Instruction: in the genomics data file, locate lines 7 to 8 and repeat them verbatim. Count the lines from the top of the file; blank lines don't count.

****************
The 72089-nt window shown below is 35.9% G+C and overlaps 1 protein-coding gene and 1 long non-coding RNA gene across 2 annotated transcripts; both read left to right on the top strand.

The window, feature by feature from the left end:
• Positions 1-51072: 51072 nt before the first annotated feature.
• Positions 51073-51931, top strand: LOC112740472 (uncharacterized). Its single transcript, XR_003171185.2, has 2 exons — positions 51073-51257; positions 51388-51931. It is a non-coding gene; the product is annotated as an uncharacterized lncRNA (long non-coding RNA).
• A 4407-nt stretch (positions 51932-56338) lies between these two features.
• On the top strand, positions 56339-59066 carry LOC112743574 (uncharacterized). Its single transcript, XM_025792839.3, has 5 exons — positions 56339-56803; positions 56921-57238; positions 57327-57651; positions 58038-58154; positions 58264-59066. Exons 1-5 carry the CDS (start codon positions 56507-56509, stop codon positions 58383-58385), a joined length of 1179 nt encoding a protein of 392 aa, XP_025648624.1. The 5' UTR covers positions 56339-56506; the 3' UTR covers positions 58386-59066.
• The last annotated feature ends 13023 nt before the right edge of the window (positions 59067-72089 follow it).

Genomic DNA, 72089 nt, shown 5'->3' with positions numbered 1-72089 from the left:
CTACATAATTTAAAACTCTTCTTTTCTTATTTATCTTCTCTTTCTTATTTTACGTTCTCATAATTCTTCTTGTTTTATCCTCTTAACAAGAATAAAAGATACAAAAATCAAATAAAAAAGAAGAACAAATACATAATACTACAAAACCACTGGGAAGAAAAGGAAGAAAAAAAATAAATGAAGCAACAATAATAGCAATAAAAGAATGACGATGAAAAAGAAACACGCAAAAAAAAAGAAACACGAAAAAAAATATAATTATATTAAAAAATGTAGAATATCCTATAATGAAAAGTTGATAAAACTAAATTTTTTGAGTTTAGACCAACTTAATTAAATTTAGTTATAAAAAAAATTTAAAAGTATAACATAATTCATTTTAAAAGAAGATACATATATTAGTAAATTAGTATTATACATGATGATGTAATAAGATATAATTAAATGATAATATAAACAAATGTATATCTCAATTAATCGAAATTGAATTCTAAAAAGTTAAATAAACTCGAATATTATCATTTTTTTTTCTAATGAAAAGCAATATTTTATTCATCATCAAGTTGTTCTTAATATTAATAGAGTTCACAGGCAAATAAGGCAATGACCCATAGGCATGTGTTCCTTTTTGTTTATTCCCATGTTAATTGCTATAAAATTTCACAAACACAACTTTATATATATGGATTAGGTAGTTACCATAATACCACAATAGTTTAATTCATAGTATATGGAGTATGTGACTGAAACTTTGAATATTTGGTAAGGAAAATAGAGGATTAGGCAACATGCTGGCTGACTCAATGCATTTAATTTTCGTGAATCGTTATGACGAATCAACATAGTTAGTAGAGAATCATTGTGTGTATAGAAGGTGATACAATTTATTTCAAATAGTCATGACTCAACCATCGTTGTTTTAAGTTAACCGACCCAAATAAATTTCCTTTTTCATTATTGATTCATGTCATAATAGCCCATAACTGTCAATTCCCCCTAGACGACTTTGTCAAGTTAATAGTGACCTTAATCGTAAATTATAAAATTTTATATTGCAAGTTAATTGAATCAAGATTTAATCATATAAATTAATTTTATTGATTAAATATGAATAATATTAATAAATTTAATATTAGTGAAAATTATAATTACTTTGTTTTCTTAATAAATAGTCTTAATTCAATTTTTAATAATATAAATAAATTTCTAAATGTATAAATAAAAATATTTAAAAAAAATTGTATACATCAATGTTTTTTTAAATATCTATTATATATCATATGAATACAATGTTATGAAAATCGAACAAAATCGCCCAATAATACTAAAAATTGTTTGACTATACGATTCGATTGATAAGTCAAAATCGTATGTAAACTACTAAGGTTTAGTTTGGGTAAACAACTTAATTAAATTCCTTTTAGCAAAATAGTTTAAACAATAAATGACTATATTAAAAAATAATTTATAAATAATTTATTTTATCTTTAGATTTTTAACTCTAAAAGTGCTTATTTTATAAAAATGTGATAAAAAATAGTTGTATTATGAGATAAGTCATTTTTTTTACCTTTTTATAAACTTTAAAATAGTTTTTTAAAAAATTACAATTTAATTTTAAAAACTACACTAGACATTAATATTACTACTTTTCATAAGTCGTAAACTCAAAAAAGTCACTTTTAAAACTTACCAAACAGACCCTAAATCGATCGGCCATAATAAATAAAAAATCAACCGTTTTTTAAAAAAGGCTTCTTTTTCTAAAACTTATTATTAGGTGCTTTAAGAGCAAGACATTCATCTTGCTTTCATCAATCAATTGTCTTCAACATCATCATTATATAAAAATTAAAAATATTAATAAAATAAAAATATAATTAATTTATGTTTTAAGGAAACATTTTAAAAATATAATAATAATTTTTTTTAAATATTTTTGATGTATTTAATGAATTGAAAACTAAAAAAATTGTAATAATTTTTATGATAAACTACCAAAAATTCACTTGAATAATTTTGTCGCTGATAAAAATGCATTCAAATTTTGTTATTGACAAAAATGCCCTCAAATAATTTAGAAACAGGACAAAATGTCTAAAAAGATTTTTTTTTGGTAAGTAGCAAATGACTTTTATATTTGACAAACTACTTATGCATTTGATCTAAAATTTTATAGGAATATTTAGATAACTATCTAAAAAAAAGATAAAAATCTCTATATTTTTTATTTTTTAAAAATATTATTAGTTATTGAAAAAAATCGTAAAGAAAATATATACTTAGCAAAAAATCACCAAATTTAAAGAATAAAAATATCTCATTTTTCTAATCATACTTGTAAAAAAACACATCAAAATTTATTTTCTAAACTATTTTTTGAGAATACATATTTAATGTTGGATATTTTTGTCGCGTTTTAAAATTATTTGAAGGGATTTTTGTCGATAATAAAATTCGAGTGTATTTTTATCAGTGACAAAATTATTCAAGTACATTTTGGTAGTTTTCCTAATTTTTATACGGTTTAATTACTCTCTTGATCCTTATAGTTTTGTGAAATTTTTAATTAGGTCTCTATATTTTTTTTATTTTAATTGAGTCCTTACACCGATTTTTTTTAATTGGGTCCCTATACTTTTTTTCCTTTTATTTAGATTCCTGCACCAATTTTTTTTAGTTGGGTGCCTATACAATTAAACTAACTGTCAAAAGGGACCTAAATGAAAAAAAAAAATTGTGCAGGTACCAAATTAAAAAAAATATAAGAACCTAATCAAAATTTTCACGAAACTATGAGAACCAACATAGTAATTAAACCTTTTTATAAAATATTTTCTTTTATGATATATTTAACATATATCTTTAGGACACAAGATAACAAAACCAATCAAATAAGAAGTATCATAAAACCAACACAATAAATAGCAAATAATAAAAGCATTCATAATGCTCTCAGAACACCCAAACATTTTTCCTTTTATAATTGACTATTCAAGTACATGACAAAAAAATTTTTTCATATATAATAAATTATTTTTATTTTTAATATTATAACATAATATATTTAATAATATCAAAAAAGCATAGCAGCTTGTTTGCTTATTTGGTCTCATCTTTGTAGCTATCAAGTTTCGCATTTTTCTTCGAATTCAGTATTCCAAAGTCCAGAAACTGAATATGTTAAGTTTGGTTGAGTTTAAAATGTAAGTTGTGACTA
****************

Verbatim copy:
• The last annotated feature ends 13023 nt before the right edge of the window (positions 59067-72089 follow it).

Genomic DNA, 72089 nt, shown 5'->3' with positions numbered 1-72089 from the left: